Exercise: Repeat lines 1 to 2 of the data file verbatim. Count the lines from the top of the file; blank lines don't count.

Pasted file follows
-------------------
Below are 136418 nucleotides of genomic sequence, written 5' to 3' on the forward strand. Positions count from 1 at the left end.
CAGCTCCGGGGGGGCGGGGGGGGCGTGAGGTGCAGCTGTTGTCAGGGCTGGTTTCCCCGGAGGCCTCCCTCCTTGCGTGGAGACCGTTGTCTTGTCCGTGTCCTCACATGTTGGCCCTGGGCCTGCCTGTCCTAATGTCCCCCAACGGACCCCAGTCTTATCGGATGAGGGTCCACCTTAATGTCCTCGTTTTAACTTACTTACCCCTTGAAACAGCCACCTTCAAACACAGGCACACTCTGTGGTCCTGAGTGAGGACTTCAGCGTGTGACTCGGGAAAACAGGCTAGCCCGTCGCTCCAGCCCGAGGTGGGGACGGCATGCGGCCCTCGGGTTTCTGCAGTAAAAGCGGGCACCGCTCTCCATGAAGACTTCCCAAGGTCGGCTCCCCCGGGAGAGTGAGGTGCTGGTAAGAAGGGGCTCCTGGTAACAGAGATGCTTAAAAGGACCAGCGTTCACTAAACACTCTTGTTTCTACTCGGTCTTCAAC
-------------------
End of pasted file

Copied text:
Below are 136418 nucleotides of genomic sequence, written 5' to 3' on the forward strand. Positions count from 1 at the left end.
CAGCTCCGGGGGGGCGGGGGGGGCGTGAGGTGCAGCTGTTGTCAGGGCTGGTTTCCCCGGAGGCCTCCCTCCTTGCGTGGAGACCGTTGTCTTGTCCGTGTCCTCACATGTTGGCCCTGGGCCTGCCTGTCCTAATGTCCCCCAACGGACCCCAGTCTTATCGGATGAGGGTCCACCTTAATGTCCTCGTTTTAACTTACTTACCCCTTGAAACAGCCACCTTCAAACACAGGCACACTCTGTGGTCCTGAGTGAGGACTTCAGCGTGTGACTCGGGAAAACAGGCTAGCCCGTCGCTCCAGCCCGAGGTGGGGACGGCATGCGGCCCTCGGGTTTCTGCAGTAAAAGCGGGCACCGCTCTCCATGAAGACTTCCCAAGGTCGGCTCCCCCGGGAGAGTGAGGTGCTGGTAAGAAGGGGCTCCTGGTAACAGAGATGCTTAAAAGGACCAGCGTTCACTAAACACTCTTGTTTCTACTCGGTCTTCAAC